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Draghi says unilateral trade policy moves are 'dangerous'
[FRANKFURT] Unilateral decisions on trade policy are dangerous and disputes should be settled using international bodies, European Central Bank President Mario Draghi said on Thursday, in the wake of US plans to impose tariffs on imports of steel and aluminium.
"We are convinced that disputes should be discussed and resolved in a multilateral framework, that unilateral decisions are dangerous," Mr Draghi said at a news conference after the ECB's regular monetary policy meeting.
US President Donald Trump has unveiled plans to slap levies on imported steel and aluminium and openly raised the prospect of a trade war to reduce the US trade deficit.
Mr Draghi suggested a unilateral approach on trade matters, however, reflected badly on the state of diplomatic relations between countries.
"There is also a worry about the state of international relations, because if you put tariffs against (those) who are your allies, one wonders who the enemies are," he added.
He said the immediate impact of the US tariffs was unlikely to be big. But the longer-term impact would depend on whether retaliatory measures were taken, whether there was a response in the exchange rate, and also what the effect would be on confidence.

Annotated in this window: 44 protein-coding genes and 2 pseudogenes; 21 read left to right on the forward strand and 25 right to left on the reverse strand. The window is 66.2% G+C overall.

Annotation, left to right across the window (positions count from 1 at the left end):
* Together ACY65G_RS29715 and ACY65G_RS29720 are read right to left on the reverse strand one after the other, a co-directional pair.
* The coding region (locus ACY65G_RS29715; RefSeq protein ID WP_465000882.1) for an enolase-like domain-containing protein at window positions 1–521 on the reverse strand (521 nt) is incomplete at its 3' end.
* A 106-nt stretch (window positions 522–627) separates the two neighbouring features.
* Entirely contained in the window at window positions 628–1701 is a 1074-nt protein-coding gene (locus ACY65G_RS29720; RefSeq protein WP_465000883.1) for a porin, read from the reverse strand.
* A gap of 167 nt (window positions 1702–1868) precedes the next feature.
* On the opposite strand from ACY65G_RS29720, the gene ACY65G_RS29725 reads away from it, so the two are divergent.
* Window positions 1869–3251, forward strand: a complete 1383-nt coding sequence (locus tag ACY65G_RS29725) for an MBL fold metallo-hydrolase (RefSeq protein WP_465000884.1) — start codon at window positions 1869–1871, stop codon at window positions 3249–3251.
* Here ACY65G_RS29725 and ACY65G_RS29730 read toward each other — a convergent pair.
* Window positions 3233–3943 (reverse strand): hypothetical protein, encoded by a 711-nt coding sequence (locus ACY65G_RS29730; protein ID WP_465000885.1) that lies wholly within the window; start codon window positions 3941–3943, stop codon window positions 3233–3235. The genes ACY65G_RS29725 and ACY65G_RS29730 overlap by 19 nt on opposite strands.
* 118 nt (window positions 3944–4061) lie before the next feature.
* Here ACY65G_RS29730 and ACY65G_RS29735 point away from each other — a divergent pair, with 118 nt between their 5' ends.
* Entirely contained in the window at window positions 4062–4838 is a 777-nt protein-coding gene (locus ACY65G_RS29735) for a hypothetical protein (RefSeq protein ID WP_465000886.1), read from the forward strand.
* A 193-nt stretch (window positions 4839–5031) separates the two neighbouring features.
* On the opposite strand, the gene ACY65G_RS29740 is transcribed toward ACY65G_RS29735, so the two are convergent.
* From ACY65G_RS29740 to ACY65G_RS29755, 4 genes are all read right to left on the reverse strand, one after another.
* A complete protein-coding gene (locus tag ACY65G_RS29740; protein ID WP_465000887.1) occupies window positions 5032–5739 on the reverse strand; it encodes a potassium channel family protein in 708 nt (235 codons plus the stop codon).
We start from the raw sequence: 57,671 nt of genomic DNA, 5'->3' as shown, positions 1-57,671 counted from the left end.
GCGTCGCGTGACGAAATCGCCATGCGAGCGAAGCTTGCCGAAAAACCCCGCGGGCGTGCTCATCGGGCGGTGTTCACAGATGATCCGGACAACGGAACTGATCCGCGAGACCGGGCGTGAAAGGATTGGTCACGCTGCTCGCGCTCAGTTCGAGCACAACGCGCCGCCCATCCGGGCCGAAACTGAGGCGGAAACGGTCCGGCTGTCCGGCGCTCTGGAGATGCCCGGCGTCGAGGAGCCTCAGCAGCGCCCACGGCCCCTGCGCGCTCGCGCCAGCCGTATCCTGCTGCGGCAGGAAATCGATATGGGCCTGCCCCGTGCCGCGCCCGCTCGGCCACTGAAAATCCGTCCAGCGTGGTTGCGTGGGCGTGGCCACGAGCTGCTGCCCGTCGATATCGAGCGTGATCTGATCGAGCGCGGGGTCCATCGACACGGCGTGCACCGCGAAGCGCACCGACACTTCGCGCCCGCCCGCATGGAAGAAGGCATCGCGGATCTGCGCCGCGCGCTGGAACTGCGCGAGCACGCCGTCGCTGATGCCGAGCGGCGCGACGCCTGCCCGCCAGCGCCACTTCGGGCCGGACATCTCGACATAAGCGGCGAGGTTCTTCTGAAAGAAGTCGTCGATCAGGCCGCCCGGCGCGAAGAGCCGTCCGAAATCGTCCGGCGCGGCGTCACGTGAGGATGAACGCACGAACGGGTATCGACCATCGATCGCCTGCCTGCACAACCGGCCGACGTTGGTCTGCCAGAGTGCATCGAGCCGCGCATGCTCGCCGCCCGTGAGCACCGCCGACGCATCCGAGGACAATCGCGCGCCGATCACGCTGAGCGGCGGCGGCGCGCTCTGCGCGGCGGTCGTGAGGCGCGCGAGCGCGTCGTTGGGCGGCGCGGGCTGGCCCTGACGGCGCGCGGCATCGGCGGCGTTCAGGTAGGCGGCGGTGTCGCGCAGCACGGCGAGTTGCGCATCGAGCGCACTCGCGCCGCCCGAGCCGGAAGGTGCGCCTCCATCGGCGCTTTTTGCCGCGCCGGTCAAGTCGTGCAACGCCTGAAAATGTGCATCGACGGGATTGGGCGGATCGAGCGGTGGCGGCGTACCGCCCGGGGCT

"The effect on confidence is very difficult to assess. But if it's a negative effect on confidence that's going to be negative on both inflation and the outlook." Some investors have been speculating such a trade war could complicate the ECB's plan to withdraw post-crisis monetary stimulus by hurting the euro zone's economy.
After its monetary poliy meeting, the ECB dropped a long-standing pledge to increase its bond buying if needed, taking another small step in weaning the euro zone economy off protracted stimulus. Keeping its broader policy unchanged, the ECB said it could still extend its 2.55 trillion euro (S$4.16 trillion) bond purchase scheme beyond September if needed. But it omitted a reference to bigger purchases, a signal that it remains on track to end a three-year-old stimulus scheme before the end of 2018.